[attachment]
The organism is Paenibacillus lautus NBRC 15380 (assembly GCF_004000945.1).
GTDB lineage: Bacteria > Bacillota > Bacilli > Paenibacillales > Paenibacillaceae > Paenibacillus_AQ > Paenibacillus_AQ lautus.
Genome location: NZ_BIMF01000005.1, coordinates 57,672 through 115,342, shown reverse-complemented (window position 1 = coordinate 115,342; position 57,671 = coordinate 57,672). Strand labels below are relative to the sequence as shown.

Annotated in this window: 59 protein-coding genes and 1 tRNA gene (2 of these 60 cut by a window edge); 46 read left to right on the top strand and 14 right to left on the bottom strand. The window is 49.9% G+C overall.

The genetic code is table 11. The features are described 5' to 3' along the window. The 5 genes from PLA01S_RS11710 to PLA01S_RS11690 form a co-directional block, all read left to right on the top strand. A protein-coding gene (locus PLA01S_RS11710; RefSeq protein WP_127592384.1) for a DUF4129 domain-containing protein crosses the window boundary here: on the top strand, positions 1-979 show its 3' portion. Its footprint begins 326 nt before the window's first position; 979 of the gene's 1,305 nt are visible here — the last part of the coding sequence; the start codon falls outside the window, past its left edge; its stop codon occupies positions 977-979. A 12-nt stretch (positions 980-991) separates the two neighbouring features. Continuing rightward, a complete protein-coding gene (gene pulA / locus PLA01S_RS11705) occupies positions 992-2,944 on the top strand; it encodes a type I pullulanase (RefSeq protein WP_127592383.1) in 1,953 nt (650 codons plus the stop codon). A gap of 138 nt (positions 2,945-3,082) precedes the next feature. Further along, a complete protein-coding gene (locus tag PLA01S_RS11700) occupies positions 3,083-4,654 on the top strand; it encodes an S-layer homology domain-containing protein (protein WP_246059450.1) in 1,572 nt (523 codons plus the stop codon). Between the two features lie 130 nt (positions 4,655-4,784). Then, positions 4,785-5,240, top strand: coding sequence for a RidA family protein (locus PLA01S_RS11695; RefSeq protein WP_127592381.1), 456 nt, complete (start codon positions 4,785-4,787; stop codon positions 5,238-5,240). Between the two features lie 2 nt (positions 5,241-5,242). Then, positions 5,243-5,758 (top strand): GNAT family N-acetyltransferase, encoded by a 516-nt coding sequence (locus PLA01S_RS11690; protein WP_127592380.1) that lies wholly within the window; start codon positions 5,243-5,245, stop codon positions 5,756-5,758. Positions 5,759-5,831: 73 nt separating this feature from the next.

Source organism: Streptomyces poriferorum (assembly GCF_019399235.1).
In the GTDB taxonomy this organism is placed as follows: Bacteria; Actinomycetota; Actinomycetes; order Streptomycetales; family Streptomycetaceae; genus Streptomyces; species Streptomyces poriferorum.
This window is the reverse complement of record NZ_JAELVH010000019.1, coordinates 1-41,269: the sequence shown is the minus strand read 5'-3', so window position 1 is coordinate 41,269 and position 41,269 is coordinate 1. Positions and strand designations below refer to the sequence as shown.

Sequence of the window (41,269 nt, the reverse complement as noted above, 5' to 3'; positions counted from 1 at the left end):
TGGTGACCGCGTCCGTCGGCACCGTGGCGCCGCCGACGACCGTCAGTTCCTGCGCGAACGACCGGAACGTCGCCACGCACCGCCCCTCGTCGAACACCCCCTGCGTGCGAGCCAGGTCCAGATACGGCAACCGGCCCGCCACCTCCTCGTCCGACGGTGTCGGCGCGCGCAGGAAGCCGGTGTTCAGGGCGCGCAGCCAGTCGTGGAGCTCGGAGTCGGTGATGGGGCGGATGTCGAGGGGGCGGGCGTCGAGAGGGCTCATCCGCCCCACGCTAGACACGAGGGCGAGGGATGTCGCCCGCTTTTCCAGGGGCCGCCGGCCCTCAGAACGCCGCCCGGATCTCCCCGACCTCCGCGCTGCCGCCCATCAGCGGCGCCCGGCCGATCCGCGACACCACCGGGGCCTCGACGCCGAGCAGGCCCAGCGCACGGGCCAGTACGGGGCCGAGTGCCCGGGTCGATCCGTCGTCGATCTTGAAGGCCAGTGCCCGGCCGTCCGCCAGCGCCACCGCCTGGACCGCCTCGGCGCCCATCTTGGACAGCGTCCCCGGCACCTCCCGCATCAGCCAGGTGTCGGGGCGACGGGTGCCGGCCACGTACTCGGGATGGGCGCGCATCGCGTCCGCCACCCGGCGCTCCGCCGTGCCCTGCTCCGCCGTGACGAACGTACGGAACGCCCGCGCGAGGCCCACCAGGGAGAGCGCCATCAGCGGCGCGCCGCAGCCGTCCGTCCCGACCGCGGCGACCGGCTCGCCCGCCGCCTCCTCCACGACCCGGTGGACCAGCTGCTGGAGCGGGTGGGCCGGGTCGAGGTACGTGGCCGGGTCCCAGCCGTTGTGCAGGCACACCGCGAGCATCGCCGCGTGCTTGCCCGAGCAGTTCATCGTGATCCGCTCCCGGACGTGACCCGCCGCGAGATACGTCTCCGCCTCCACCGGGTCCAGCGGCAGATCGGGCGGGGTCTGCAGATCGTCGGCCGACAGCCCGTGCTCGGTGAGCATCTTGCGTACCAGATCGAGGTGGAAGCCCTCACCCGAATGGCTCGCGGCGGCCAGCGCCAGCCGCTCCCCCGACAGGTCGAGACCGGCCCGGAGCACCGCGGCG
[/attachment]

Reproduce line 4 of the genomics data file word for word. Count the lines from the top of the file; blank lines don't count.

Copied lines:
Annotated in this window: 59 protein-coding genes and 1 tRNA gene (2 of these 60 cut by a window edge); 46 read left to right on the top strand and 14 right to left on the bottom strand. The window is 49.9% G+C overall.